He added that he would direct his administration “to leverage all appropriate instruments of national power and make full use of my executive authority to impose substantial and lasting costs on state perpetrators”—including potential sanctions and cyber responses—and will call on the the Pentagon, DHS, the FBI, and the State Department “to develop plans for disrupting foreign threats to our elections process.”

Biden’s remarks came on the same day that Democratic lawmakers raised new concerns about foreign influence operations in a letter to the FBI requesting fresh counterintelligence briefings ahead of the election. And they come as Biden’s campaign advisers have begun speaking out with fresh urgency about what they fear could become a serious threat.

“Despite the exposure of Russia’s malign activities by the U.S. Intelligence Community, law enforcement agencies, and bipartisan Congressional committees, the Kremlin has not halted its efforts to interfere in our democracy,” Biden’s statement reads. “Congress passed with an overwhelming bipartisan majority the Countering America’s Adversaries Through Sanctions Act of 2017. The Trump administration has thus far failed to make adequate use of these authorities to counter and deter foreign election interference.”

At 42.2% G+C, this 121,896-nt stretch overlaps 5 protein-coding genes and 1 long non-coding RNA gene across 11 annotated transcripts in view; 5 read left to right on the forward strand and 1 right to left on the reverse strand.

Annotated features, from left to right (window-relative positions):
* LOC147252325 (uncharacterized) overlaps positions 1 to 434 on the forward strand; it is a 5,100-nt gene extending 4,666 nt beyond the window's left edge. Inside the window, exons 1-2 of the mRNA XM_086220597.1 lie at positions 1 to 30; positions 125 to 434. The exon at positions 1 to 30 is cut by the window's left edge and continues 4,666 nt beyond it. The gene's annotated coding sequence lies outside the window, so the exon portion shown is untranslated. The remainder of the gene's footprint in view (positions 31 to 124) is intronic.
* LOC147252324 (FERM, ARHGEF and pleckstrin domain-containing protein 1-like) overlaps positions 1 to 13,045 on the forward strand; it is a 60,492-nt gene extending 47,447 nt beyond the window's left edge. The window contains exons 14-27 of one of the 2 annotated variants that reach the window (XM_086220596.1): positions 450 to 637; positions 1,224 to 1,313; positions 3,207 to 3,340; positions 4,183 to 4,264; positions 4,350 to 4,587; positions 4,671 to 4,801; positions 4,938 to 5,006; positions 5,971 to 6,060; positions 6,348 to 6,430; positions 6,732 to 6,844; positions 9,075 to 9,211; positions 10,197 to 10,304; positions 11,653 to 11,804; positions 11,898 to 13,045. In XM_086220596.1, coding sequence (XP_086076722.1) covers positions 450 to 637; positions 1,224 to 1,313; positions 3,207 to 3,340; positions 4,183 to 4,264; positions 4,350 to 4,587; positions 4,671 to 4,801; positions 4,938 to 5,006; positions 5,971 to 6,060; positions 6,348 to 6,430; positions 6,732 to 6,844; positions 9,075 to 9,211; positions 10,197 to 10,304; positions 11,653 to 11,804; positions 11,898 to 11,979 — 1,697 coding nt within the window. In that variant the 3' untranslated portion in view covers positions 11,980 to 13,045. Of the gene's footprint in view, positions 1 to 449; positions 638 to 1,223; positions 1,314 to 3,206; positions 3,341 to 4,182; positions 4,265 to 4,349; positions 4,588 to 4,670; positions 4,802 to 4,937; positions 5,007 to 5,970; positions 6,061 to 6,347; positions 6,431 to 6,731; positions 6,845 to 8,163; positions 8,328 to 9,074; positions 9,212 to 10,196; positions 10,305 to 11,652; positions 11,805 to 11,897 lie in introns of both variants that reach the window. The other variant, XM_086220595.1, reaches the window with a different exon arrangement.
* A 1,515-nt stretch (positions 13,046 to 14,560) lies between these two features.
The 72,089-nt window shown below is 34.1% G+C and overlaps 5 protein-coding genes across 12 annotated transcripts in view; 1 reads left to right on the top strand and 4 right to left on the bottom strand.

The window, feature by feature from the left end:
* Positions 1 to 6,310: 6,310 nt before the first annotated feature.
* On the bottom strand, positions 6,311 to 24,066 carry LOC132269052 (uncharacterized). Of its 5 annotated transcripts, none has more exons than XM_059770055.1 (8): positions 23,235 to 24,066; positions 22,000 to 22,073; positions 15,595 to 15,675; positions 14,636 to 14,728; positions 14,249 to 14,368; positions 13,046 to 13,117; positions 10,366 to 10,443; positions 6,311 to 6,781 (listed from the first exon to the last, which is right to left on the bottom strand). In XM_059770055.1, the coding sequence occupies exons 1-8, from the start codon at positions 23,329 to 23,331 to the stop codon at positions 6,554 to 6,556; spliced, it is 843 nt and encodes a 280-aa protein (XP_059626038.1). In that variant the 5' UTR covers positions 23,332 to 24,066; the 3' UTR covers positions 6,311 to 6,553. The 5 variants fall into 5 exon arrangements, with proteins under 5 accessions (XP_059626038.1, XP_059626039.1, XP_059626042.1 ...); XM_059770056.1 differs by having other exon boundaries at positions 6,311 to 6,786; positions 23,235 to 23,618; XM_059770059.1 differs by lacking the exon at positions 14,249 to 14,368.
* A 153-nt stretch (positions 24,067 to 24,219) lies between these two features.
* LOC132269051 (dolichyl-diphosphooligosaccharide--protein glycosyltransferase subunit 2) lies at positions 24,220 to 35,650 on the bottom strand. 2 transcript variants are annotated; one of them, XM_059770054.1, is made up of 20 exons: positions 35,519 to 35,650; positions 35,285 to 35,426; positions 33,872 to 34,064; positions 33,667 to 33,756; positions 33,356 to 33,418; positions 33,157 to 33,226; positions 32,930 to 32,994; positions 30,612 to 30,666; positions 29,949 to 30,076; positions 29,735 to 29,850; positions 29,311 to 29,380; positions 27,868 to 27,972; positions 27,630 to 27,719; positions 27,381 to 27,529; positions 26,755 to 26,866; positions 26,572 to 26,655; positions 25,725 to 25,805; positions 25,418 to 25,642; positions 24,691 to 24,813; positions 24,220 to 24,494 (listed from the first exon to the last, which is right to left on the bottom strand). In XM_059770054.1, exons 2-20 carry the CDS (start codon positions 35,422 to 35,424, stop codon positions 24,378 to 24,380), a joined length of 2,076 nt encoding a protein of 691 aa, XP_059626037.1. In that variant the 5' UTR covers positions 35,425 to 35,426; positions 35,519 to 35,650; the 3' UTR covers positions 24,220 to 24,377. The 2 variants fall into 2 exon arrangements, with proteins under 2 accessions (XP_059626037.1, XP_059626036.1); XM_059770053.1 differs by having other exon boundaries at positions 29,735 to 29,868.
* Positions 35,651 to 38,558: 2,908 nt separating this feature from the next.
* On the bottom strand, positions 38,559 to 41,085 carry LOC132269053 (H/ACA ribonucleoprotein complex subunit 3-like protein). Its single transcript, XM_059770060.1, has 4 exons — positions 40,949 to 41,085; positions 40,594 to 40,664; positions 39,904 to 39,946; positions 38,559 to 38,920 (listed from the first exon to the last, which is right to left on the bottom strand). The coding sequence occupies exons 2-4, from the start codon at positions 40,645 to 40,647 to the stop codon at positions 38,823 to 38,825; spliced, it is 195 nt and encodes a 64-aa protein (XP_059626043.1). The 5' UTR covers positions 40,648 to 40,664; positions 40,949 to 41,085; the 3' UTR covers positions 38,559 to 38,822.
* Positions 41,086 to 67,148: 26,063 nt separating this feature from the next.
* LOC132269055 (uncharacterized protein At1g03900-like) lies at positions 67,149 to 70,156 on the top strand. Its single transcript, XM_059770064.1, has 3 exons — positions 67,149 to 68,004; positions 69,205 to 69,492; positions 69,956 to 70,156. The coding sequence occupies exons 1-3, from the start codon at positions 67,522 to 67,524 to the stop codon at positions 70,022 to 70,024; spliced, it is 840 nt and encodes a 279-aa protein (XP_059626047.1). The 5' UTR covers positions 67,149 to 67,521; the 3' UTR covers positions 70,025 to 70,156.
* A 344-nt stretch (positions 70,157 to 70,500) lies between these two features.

The former vice president’s comments reflect a growing concern not only about President Donald Trump’s unwillingness to commit to not accepting foreign help in the election, but also about what the former vice president’s campaign and bipartisan members of Congress see as an escalating disinformation campaign emerging out of Ukraine, said people familiar with his thinking.


Thanks Matt! I posted a similar question on Facebook and one of my friends just pointed me toward this same article, which led me to this page that made me feel a little better: Roundtable: Former Military Officials On The Protests Against Police Violence | On Point



145-year-old Civil War statue in Saratoga Springs demolished by vandals

The monument was dedicated in 1875, a decade after the end of the war.

Someone Tore Down a Union Army Statue in Saratoga Springs. Why?

The monument in a New York park was dedicated to men who volunteered to fight for the Union during the Civil War. It is unclear who toppled it, and for what reason.


Missed this yesterday:

The Supreme Court on Monday said it will not speed up the process for getting President Donald Trump’s legal battle with House Democrats over the president’s business records back into the lower courts.